Our rich history is evident in the recent celebration of the 1150th anniversary of the ancient city of Polotsk.
Polotsk is a symbol of our national heritage, of which we should be proud. As many guests as possible are to be attracted to this geographical centre of Europe (as proven by the juxtaposition of the co-ordinates of the extreme continental points of the North, South, East and West). It is a tourist pearl which we should allow to shine in all its colours.
The anniversary of ancient Polotsk shows that Belarus isn’t the backyard of Europe; it is a Eurasian gateway. It is central to the implementation of our ‘integration of integrations’ idea. The union of the potential of the European and Eurasian unions will enable us to create absolutely new opportunities for dynamic development and all-round collaboration between the nations of the continent. Our state’s major role as a connecting link is being promoted, with its geopolitical importance accented, as explored in Festive Polotsk Welcomes Guests.
Eternity dictates that today’s events are tomorrow’s history; however, only those events which claim special importance will occupy a worthy place. Undoubtedly, meetings between Alexander Lukashenko and Vladimir Putin will be among them — at least, it seems so today. Mr. Putin’s first official visit has been paid to Minsk, with definite symbolic significance. The Russian President is demonstrating that Moscow places Belarus high on its political agenda. The concluding document of the meeting was a joint statement by the presidents of Belarus and Russia, noting the strategic character of relations between our two countries in all spheres, proving their eagerness to further develop the Union State.
The statement also mentions the desire to unify economic conditions within the Union State and the Single Economic Space. The presidents are committed to a high level of interaction regarding the construction of a nuclear power station in Belarus — with enhanced security. This proves their readiness to ensure efficient liaisons, promoting global nuclear security. Our two states have time and again proven their readiness to ensure close co-ordination in protecting and promoting common interests within the international arena. Moreover, they are keen to promote OSCE reform, returning the organisation to its role as a forum for open political dialogue in Europe, on equal terms. As It Must Be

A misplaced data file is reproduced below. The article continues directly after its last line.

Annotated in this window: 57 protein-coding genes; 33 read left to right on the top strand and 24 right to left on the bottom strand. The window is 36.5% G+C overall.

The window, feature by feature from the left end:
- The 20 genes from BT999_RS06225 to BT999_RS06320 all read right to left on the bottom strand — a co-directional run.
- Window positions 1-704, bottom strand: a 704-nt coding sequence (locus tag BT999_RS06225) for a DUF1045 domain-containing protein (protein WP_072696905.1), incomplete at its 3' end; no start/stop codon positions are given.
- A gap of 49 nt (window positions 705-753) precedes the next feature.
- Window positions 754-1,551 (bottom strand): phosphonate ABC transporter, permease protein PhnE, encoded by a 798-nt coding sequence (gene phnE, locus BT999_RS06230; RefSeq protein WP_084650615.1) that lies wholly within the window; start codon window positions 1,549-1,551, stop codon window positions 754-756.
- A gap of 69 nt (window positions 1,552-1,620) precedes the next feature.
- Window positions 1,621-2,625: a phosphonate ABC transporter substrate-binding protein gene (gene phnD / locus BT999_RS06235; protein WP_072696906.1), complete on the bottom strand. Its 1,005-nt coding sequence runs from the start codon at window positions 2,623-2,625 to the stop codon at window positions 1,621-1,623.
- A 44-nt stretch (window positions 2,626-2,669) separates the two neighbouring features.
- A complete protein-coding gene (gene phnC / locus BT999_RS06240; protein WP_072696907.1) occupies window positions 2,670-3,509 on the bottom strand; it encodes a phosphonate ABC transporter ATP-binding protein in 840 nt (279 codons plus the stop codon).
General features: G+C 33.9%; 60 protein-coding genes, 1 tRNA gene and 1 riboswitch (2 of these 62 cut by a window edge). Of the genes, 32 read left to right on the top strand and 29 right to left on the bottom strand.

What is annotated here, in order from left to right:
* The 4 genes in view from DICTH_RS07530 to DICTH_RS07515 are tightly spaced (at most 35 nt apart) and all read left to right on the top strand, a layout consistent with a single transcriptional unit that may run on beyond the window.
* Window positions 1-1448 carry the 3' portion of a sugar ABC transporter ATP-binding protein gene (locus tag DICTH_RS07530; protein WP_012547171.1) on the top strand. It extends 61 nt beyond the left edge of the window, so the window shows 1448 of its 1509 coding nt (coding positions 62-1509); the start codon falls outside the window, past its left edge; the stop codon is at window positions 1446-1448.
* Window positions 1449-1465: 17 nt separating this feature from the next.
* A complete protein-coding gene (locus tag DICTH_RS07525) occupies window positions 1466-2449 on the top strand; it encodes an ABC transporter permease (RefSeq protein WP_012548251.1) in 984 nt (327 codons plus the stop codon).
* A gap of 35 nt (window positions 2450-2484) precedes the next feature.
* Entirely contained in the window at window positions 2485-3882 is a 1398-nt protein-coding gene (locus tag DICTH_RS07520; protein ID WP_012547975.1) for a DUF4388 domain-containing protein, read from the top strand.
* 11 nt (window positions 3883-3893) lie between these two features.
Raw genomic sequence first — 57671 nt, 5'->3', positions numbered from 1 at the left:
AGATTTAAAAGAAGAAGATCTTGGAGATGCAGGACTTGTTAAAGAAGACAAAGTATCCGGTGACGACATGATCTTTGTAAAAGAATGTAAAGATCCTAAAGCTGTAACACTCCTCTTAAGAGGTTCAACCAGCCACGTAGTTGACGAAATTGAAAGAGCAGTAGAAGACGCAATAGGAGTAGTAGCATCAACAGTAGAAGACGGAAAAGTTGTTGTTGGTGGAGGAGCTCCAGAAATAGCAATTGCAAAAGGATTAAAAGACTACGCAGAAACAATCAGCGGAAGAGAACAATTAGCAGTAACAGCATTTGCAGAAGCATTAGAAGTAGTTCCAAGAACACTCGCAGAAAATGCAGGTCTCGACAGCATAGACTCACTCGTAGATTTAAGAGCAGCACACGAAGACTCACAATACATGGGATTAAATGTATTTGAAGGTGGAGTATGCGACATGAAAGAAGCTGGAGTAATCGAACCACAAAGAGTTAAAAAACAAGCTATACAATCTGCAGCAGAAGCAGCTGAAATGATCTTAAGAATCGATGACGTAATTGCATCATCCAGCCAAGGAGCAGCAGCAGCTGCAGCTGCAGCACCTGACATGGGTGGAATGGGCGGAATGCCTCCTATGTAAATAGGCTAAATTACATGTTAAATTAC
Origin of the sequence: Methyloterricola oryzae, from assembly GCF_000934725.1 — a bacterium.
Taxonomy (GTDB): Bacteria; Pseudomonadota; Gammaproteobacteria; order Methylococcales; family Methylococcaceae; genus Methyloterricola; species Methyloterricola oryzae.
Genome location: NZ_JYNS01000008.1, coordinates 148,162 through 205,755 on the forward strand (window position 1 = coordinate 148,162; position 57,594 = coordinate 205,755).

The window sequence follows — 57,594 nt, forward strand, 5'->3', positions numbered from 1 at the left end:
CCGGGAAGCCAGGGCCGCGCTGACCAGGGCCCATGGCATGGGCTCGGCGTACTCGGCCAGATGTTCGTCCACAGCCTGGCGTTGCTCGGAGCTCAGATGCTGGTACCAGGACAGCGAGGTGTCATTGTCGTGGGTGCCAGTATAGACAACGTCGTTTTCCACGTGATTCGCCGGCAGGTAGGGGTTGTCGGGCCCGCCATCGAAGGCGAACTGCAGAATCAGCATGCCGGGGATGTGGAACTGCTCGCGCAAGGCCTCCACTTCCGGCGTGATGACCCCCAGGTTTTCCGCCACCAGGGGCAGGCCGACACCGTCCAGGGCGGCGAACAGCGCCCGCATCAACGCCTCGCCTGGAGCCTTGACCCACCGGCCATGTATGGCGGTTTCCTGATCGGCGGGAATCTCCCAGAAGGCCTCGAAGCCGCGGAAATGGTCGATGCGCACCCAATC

is dedicated to this topic.
According to one of our authors, the Single Economic Space of Belarus, Kazakhstan and Russia has reached its ‘estimated capacity’. From an initial idea, it became a project and, now, is a geo-economic reality. The operative union of our three former Soviet republics (boasting 170m people and $2 trillion of GDP) is the first such (since the collapse of the USSR) in Eurasia, spanning the space between the European Union and China.
While the EU’s integration has taken decades, the Single Economic Space is forming much more rapidly, with businessmen oriented towards the Russian market being the first to feel the benefits. Positive trends have become apparent countrywide. Over the first three months of this year, trade between our three states has increased by almost 20 percent, improving the standard of living for ordinary citizens — as was always the major intention. The results are reported upon in Troika Moving Forward.
Journalists are among those constantly analysing the situation. Minsk recently hosted the 7th Belarusian International Media Forum, held under the slogan ‘Partnership for the Sake of the Future: Models of a New Era’. Each year, the latest topics are chosen for discussion, with professional experts taking part: political analysts, scientists, sociologists and politicians — alongside journalists. This year’s plenary session tackled prospects for the development for Eurasian integration. The major conclusion was that the post-Soviet space can resist globalisation only by uniting efforts and simultaneously taking into account national interests.
Let’s look again at the course of history, remembering that Belarus, alongside the whole Slavonic people and millions all over the globe, is celebrating Polotsk’s 1150th anniversary. Accordingly, this issue of our magazine has another text dedicated to this ancient city — Ancient City Sights.
Belarusian painter Mikhail Rogalevich’s works reflect historical events, juxta-positioned against everyday routine. His canvases reveal his own impressions of life, brightly and figuratively; no doubt, he’ll be remembered for his original creativity. Pathetic Image of Blossoming Apple Tree is devoted to his achievements.
I hope that you’ll also find much more of interest in our magazine.
BY Viktor Kharkov,
Over course of time
[b]Our rich history is evident in the recent celebration of the 1150th anniversary of the ancient city of Polotsk.[/b]Polotsk is a symbol of our national heritage, of which we should be proud. As many guests as possible are to be attracted to this geographical centre of Europe (as proven by the juxtaposition of the co-ordinates of the extreme continental points of the North, South, East and West). It is a tourist pearl which we should allow to shine in all its colours.